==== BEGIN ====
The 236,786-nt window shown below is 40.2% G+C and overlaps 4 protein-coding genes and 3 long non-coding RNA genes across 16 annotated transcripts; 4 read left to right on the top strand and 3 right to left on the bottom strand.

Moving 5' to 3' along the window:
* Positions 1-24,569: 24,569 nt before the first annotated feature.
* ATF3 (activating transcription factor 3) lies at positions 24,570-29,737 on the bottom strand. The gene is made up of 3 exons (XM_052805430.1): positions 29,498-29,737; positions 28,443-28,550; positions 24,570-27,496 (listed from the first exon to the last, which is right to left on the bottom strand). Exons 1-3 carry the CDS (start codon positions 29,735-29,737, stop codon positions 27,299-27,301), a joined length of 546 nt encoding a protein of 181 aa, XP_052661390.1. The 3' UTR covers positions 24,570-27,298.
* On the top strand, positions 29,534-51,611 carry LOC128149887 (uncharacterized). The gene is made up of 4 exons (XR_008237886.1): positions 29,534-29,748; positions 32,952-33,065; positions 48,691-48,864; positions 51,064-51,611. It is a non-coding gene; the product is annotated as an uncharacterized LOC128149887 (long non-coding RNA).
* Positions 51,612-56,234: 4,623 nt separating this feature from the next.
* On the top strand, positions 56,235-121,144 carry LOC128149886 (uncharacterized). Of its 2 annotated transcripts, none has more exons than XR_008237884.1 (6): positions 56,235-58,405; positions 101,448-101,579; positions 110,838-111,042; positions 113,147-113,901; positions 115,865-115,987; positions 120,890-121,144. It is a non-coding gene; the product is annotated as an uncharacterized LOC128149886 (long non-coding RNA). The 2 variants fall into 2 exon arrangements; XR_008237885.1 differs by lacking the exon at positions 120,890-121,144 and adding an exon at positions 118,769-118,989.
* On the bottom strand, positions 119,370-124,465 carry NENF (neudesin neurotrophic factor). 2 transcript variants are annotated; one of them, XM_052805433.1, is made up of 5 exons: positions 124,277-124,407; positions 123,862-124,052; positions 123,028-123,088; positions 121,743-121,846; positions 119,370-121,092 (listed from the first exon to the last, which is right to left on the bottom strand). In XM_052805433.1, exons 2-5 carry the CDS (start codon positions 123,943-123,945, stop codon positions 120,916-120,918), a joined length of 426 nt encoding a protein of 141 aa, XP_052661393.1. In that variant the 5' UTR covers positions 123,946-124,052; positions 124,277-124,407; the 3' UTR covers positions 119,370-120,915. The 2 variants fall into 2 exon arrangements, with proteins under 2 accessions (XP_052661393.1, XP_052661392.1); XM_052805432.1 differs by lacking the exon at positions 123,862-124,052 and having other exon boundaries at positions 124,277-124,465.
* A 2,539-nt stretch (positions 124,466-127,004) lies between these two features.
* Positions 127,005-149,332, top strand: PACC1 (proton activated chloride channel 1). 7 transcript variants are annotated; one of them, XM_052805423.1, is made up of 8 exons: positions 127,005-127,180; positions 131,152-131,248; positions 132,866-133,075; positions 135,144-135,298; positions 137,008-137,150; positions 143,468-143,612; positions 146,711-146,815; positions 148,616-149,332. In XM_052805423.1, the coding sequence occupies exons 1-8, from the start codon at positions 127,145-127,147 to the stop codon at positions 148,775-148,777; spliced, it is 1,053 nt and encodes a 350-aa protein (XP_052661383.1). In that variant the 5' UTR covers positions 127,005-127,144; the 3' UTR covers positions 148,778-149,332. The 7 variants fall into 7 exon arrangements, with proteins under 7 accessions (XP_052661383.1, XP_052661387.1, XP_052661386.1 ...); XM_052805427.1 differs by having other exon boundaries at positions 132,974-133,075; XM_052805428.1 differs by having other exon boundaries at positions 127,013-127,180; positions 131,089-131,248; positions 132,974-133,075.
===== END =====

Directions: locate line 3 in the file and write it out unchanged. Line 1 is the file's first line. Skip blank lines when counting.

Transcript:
* Positions 1-24,569: 24,569 nt before the first annotated feature.